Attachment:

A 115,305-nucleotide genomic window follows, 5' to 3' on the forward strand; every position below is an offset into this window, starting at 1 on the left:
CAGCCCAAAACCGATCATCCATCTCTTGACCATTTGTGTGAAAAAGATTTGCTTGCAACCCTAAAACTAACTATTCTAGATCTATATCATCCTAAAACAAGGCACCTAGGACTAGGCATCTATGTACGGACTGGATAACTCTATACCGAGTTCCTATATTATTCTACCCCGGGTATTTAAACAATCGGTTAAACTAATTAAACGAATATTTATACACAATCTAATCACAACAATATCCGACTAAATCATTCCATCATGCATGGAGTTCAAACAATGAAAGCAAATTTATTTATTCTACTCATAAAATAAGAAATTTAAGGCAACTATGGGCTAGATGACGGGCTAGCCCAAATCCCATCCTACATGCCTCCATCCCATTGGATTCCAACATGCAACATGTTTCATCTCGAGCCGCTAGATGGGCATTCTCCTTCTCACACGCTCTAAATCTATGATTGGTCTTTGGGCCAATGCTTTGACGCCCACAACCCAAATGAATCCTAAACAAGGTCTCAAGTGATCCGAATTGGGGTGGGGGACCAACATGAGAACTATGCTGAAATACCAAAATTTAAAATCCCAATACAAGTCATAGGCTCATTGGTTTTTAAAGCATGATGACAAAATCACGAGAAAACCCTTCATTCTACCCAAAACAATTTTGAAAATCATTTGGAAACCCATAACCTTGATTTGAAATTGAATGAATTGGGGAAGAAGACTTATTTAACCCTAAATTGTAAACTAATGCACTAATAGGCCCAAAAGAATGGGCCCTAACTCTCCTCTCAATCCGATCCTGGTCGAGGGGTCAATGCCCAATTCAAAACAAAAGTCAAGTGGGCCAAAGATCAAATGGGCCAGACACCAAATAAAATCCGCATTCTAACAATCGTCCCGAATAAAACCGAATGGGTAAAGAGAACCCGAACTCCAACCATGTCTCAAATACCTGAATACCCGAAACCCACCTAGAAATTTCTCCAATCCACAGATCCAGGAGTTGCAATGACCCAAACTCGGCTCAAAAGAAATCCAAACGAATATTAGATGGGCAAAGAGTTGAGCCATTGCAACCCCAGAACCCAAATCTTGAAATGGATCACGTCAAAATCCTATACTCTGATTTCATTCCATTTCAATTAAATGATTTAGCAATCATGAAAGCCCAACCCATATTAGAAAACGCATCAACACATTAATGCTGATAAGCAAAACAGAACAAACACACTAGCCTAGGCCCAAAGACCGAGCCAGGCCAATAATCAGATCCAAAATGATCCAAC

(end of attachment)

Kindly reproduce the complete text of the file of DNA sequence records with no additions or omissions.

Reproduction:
A 115,305-nucleotide genomic window follows, 5' to 3' on the forward strand; every position below is an offset into this window, starting at 1 on the left:
CAGCCCAAAACCGATCATCCATCTCTTGACCATTTGTGTGAAAAAGATTTGCTTGCAACCCTAAAACTAACTATTCTAGATCTATATCATCCTAAAACAAGGCACCTAGGACTAGGCATCTATGTACGGACTGGATAACTCTATACCGAGTTCCTATATTATTCTACCCCGGGTATTTAAACAATCGGTTAAACTAATTAAACGAATATTTATACACAATCTAATCACAACAATATCCGACTAAATCATTCCATCATGCATGGAGTTCAAACAATGAAAGCAAATTTATTTATTCTACTCATAAAATAAGAAATTTAAGGCAACTATGGGCTAGATGACGGGCTAGCCCAAATCCCATCCTACATGCCTCCATCCCATTGGATTCCAACATGCAACATGTTTCATCTCGAGCCGCTAGATGGGCATTCTCCTTCTCACACGCTCTAAATCTATGATTGGTCTTTGGGCCAATGCTTTGACGCCCACAACCCAAATGAATCCTAAACAAGGTCTCAAGTGATCCGAATTGGGGTGGGGGACCAACATGAGAACTATGCTGAAATACCAAAATTTAAAATCCCAATACAAGTCATAGGCTCATTGGTTTTTAAAGCATGATGACAAAATCACGAGAAAACCCTTCATTCTACCCAAAACAATTTTGAAAATCATTTGGAAACCCATAACCTTGATTTGAAATTGAATGAATTGGGGAAGAAGACTTATTTAACCCTAAATTGTAAACTAATGCACTAATAGGCCCAAAAGAATGGGCCCTAACTCTCCTCTCAATCCGATCCTGGTCGAGGGGTCAATGCCCAATTCAAAACAAAAGTCAAGTGGGCCAAAGATCAAATGGGCCAGACACCAAATAAAATCCGCATTCTAACAATCGTCCCGAATAAAACCGAATGGGTAAAGAGAACCCGAACTCCAACCATGTCTCAAATACCTGAATACCCGAAACCCACCTAGAAATTTCTCCAATCCACAGATCCAGGAGTTGCAATGACCCAAACTCGGCTCAAAAGAAATCCAAACGAATATTAGATGGGCAAAGAGTTGAGCCATTGCAACCCCAGAACCCAAATCTTGAAATGGATCACGTCAAAATCCTATACTCTGATTTCATTCCATTTCAATTAAATGATTTAGCAATCATGAAAGCCCAACCCATATTAGAAAACGCATCAACACATTAATGCTGATAAGCAAAACAGAACAAACACACTAGCCTAGGCCCAAAGACCGAGCCAGGCCAATAATCAGATCCAAAATGATCCAAC